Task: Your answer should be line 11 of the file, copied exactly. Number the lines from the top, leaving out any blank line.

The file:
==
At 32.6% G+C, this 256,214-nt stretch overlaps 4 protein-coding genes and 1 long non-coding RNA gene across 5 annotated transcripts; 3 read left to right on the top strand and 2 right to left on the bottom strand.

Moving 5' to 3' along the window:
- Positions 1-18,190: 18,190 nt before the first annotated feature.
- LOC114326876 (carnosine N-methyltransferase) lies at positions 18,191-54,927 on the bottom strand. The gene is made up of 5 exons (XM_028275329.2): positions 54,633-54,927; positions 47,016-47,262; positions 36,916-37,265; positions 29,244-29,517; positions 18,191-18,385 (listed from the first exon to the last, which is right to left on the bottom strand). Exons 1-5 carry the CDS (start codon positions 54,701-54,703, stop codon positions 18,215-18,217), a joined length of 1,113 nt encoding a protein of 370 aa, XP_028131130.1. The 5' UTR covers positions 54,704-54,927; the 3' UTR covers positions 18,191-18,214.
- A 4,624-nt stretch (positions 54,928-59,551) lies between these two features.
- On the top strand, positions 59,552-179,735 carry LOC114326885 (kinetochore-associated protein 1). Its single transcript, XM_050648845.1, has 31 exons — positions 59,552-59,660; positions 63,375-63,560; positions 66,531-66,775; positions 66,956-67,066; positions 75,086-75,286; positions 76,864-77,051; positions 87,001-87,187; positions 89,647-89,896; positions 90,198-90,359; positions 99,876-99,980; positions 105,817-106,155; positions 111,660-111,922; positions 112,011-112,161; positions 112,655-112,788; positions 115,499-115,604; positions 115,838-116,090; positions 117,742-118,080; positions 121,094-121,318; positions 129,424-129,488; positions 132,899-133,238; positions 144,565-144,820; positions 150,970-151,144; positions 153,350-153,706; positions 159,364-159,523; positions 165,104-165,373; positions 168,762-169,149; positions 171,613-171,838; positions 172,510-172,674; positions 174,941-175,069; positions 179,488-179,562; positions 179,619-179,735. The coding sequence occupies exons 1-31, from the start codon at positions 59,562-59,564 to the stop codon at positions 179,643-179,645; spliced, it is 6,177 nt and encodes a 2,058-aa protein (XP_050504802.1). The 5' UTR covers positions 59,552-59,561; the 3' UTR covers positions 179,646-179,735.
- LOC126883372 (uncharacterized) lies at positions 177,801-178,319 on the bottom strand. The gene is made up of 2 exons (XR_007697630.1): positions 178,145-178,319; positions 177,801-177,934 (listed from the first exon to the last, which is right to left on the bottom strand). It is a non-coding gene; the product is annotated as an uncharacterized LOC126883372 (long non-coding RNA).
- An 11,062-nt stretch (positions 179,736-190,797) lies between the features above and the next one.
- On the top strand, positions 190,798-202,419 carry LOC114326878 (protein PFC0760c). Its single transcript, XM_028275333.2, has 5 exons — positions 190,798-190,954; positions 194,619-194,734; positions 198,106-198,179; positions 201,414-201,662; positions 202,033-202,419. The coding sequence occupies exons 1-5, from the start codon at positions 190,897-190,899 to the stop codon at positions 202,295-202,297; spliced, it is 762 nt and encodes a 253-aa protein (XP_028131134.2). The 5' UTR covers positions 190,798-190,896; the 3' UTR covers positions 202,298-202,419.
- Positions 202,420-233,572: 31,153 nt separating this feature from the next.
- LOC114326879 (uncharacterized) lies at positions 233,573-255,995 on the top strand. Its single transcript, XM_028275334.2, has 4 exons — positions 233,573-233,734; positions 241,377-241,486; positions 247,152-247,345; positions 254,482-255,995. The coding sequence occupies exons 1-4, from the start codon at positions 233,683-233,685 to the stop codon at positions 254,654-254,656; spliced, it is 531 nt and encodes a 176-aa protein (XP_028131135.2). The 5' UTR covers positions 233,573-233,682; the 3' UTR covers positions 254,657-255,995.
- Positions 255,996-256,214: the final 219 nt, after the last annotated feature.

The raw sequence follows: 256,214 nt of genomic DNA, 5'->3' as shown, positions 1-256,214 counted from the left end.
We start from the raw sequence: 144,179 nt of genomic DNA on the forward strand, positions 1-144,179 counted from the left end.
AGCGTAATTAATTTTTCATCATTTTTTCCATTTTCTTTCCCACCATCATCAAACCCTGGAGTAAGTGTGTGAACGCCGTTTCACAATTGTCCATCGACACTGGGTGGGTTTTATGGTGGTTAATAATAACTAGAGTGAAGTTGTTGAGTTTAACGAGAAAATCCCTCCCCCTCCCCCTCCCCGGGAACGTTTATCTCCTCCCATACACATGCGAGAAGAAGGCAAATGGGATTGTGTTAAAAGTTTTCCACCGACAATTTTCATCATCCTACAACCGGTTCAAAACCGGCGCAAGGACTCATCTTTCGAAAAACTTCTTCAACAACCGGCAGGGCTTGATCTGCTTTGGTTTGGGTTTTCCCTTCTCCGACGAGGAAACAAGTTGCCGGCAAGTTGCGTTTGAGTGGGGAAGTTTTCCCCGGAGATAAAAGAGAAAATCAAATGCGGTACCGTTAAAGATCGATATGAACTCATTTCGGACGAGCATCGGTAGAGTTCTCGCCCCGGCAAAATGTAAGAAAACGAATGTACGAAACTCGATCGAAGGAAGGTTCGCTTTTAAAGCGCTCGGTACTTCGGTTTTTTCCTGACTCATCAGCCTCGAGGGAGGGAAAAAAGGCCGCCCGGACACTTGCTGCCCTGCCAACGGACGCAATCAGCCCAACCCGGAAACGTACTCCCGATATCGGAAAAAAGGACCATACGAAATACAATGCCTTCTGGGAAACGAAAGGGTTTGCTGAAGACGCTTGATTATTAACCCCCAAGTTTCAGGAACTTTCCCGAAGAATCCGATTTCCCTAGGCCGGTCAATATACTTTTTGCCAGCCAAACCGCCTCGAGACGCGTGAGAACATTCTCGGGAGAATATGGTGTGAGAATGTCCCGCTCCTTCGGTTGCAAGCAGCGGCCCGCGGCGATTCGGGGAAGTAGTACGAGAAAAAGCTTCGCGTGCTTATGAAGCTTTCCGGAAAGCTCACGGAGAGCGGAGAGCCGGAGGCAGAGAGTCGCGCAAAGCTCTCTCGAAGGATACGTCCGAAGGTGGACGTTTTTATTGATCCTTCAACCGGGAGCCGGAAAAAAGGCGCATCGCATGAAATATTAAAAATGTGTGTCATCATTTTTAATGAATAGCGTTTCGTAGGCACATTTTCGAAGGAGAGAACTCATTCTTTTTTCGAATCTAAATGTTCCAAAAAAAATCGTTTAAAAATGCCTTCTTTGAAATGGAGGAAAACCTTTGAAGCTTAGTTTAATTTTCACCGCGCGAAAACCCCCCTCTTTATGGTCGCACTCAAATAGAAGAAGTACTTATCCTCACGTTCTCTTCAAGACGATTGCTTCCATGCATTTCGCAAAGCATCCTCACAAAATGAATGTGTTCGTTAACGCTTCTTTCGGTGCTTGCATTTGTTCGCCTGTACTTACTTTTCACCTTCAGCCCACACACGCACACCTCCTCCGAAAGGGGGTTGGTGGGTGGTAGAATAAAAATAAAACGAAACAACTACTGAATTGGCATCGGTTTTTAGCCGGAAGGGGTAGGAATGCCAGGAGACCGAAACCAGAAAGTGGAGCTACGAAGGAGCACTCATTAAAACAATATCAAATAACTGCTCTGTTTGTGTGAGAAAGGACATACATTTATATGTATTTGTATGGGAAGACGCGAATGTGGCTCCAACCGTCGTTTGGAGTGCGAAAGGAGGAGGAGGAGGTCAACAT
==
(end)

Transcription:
- LOC114326879 (uncharacterized) lies at positions 233,573-255,995 on the top strand. Its single transcript, XM_028275334.2, has 4 exons — positions 233,573-233,734; positions 241,377-241,486; positions 247,152-247,345; positions 254,482-255,995. The coding sequence occupies exons 1-4, from the start codon at positions 233,683-233,685 to the stop codon at positions 254,654-254,656; spliced, it is 531 nt and encodes a 176-aa protein (XP_028131135.2). The 5' UTR covers positions 233,573-233,682; the 3' UTR covers positions 254,657-255,995.